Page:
The owl is slowing coming together. I’ve had some issues with the camera that I am using for the filming of it but thus far I have been able to make adjustments and improve the process.
Every new project is a learning adventure and that is what keeps things interesting and exciting for me. I look forward to going to the drawing table every day.
Happy Monday! Hope you all have a good one!
I’m a big fan of artist’s making-of films so now that I have my own camera set-up over the drawing table I wanted to give it a try.
I did a Live Stream to Facebook yesterday which, in my mind, was a complete disaster because I kept incessantly clearing my throat while talking. It was so damn annoying and embarrassing. Admittedly, 45 years of smoking and the fact that I spend so much time alone I rarely talk (except to Oscar and occasionally myself) contributed to this problem. While viewers were very kind and generous with their positive feedback, I knew after watching the playback that I would never do that again.
So, I am going to pre-produce my videos – which will allow me to have much better control over their quality.
After a day of experimentation and a string of failures with hardware and software I finally found a way to produce the results I am after.
My latest fun project is a web comic entitled: “The Adventures of Atomic Betty in the Virtual World”
I’ve wanted to do a comic book project for many, many years but just never had the time to experiment and create a process pipeline for images. Now that I am retired and working full time in the studio I have that luxury.
The premise for Atomic Betty came to me one night while exploring in the virtual world of Second Life. I wondered – what do our avatars do after we log out? What if they have a whole other life we know nothing about? What if their existence is filled with adventure and intrigue? What if our avatars become sentient beings when we are not around?
While still in the experimental stage – I am very happy so far with the results of building this process pipeline. I’m using a combination of ‘windlight’ settings in Second Life and post processing in Photoshop to achieve this color halftone printed look.
I’m having a blast working on this. It’s a nice break from the drawing table.
Yesterday I did an interesting experiment. I posted a pen and ink drawing from my latest collection on Facebook and then I posted a picture of an intricately carved avocado. The avocado was 20 times more popular than my drawing.
Now, if I were selling carved avocados this would be great news.
Back in January, artist Noah Bradley left social media – he observed: “And now I’m thinking that maybe I don’t need any of the social networks in my life. Maybe the idea that to promote myself as an artist and have a following I need to be on social networks is wrong. Maybe there’s another way. Maybe I can focus instead on creating more, better work and let things spread as they will. Maybe (just maybe) other people can share my work for me and it’ll spread at least as well.”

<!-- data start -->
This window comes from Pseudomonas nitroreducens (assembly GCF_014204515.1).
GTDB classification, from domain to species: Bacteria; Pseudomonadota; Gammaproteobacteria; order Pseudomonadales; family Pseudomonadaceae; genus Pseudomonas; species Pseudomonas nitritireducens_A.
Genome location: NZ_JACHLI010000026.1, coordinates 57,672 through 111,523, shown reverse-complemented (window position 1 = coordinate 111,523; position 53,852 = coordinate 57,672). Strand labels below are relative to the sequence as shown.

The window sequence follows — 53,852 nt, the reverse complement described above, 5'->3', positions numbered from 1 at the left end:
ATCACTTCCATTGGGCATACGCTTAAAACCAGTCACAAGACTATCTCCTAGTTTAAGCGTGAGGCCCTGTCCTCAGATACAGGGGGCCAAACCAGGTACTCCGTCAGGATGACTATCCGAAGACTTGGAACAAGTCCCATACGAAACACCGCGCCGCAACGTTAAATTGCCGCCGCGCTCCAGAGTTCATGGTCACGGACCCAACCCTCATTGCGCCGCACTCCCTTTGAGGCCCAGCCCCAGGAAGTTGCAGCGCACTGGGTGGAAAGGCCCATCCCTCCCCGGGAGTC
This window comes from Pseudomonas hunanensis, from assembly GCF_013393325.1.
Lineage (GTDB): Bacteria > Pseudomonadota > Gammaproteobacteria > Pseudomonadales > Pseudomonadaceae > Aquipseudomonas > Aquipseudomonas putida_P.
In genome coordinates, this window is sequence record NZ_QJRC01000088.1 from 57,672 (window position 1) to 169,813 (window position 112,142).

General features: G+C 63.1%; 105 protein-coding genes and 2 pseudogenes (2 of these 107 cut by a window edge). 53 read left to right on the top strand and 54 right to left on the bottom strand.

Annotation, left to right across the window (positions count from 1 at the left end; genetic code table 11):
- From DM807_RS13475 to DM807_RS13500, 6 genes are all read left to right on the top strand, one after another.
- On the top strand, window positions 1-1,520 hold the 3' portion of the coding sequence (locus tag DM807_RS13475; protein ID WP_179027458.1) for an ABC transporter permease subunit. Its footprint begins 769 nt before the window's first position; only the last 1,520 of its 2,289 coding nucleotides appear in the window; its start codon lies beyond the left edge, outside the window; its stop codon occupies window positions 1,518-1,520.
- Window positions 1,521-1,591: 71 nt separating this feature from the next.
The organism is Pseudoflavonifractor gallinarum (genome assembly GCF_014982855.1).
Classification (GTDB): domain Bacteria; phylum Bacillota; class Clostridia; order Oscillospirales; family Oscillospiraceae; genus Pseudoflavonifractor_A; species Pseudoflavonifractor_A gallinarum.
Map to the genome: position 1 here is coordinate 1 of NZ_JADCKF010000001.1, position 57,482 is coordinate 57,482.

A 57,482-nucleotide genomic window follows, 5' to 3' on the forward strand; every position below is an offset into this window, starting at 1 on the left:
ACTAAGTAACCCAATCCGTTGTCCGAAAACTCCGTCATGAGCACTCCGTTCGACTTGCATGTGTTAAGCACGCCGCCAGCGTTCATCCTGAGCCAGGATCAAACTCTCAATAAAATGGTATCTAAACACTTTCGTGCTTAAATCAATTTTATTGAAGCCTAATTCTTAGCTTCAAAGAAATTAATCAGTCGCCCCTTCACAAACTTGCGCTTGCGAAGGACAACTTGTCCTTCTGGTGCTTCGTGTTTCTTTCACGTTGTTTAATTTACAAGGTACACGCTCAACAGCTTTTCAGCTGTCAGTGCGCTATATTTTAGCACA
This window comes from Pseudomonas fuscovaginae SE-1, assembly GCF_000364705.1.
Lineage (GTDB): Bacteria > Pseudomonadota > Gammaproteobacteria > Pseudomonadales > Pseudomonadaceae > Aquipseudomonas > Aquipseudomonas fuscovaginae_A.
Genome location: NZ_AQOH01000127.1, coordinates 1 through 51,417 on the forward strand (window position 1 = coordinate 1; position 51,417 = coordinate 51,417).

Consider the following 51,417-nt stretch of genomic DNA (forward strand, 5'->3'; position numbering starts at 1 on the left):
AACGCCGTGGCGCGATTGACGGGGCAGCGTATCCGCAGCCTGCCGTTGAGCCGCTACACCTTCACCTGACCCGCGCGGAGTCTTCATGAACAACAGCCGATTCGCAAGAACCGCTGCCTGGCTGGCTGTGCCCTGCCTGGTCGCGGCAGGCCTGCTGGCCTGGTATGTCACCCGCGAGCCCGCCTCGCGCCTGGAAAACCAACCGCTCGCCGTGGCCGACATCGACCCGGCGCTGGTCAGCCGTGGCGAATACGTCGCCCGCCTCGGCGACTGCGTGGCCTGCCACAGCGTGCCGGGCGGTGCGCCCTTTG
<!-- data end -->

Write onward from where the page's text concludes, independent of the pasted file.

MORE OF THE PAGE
I am seriously re-thinking my marketing plan and use of social media.
ADDENDUM: After receiving some “blow-back” from angry people on Facebook after I revealed that this was an experiment on Facebook I wanted to add my reasons for doing this experiment.
Based on my personal observation of Facebook “likes” and trends – my theory was that the general public reacts more favorably to images that do not require any thought or work on the part of the viewer.
And YES I do realize that using Facebook as a resource for social experiments may be upsetting to some people. I apologize to anyone who was offended by this.
My artwork requires much from the viewer. It is intricate, highly detailed and in the case of the Unfinished Illustrations, it requires that the viewer work out what is going on in the drawing. Like Felicity here, she murdered the man in the tub by putting the radio in it and electrocuting him. This would actually take work on the viewers part to ascertain. My theory is that most people would rather be immediately visually gratified by an image than take the time to “work it out”.
Identifying this proclivity of social media users better enables me to market my work to the correct audiences. Based on what I have learned from this, I don’t think using social media for marketing benefits me as an artist.
Lots of products and lots of choices!
Fine Art America dealt with my damaged order and will replace it at no extra cost to me.
So good news today!
After spending 44 years working in Quality Assurance there is ONE thing that drives me nuts – and that is POOR QUALITY.
My first order arrived from Fine Art America – the package was pristine and undamaged – the frame of the picture was broken and obviously PACKED AFTER IT HAD BEEN BROKEN.
This is NOT acceptable.
The idea that someone might buy my art and receive it in this condition is absolutely appalling to me – and embarrassing.
So I’m going to re-think how I want my work sold. I may just do it myself.